Winthronics pong, identical to the above 2!
Radofin TeleSports 'Mentor'
Radofin Color TV Game. Slightly different games with this one.
Optim Sport mini-pong, boxed in excellent condition
Prinztronic Videoport 800 pong with handsets.
Prinztronic Tournament 6
VideoTronic II pong. Odd looking beast.new!
Programmable Pongs
Grandstand Video Entertainment Computer, aka Fairchild Channel F II programmable pong. Smart!
Grandstand VEC, as above but in original Fairchild box.
Grandstand SD070 Colour Programmable pong. Endorsed by Kevin Keegan! Boxed mint.
Hanimex VG3000 cartridge console - licensed from Magnavox, so I need more info on that one.
Interton VC4000 cartridge pong, boxed in excellent condition but with v.battered outer.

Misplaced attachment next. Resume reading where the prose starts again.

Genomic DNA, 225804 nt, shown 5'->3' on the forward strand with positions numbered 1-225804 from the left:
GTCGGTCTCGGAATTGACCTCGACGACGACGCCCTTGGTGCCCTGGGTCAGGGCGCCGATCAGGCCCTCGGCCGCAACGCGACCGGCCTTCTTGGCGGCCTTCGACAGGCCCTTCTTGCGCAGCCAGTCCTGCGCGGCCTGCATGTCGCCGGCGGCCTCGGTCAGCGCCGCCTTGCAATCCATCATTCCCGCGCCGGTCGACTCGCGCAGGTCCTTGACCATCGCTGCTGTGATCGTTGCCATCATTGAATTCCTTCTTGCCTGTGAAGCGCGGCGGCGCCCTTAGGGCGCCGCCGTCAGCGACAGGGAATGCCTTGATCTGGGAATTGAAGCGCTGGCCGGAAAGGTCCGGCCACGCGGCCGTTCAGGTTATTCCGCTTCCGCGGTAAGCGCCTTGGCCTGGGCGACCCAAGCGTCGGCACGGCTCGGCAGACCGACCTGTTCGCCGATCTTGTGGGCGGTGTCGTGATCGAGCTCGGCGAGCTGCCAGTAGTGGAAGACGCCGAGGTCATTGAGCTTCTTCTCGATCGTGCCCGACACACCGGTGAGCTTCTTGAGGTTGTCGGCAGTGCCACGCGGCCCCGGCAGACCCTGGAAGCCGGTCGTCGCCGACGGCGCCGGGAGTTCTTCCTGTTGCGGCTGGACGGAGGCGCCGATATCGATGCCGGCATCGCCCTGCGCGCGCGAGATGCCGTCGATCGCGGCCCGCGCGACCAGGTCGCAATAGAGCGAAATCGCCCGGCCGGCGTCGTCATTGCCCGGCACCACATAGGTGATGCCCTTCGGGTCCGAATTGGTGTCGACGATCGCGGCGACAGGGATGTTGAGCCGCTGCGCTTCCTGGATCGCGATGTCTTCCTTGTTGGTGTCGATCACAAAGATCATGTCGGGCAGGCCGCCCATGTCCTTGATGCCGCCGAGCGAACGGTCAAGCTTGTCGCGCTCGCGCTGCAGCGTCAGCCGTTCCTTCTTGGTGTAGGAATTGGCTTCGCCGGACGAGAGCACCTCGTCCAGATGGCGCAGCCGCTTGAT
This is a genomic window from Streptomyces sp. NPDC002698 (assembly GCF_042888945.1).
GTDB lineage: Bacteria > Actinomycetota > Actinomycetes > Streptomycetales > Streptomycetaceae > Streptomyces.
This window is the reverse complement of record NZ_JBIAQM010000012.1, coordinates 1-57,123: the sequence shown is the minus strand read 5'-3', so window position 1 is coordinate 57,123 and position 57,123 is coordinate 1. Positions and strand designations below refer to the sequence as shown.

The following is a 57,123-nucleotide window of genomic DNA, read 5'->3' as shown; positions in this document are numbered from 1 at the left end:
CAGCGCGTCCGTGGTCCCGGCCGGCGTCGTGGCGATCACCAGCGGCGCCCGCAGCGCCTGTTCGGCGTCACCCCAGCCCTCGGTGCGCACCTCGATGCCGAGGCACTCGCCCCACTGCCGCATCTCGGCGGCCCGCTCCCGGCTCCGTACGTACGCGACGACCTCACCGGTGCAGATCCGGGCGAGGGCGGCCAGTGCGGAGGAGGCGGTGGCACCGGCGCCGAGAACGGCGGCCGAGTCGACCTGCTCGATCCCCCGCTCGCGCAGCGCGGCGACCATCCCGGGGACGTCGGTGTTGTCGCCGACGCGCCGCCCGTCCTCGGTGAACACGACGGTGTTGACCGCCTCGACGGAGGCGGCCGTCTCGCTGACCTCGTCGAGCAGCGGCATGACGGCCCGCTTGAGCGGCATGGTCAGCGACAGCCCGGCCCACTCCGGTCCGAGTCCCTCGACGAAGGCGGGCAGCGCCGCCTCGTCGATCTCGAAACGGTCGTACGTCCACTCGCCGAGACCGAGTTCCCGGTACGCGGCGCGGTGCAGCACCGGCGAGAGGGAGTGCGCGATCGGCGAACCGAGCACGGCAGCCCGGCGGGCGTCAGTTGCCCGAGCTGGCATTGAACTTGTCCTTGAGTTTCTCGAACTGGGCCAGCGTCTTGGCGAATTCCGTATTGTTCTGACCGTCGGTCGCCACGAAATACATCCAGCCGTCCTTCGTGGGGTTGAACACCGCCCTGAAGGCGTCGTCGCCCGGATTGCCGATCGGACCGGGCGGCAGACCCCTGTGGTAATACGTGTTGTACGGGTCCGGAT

Voltmace (Videomaster) 'Database' late 70s cartridge pong, boxed with 2 boxed games.
Binatone TV Master mk10, boxed.
Binatone Superstar *colour* cartridge machine, boxed.
Binatone Superstar, bought purely for the boxed Knockout cart :)
Acetronic MPU1000, boxed, with loads of mint boxed games. 1979.
Acetronic MPU2000 with Invaders cart.
Radofin Telesports 3, boxed
Radofin Telesports 4
Teleng Colourstars cart machine with 3 carts. Looks v.old!
Boxed Teleng Colourstars, missing the controllers and PSU though. Machine's in excellent nick.
4 boxed games for the Prinztronic, Acetronic, Radofin.
Acetronic carts: (* = MIB)
1 Olympics*
2 Grand Prix (boxed)
3 Blackjack
6 Shooting Gallery*
13 Circus*
25 Electronic Pinball (x2)*
26 Super Knockout*
27 Invaders*
30 Space War*
31 Laser Attack*

All images and text © Adrian Graham 1999-2014 unless otherwise noted using words.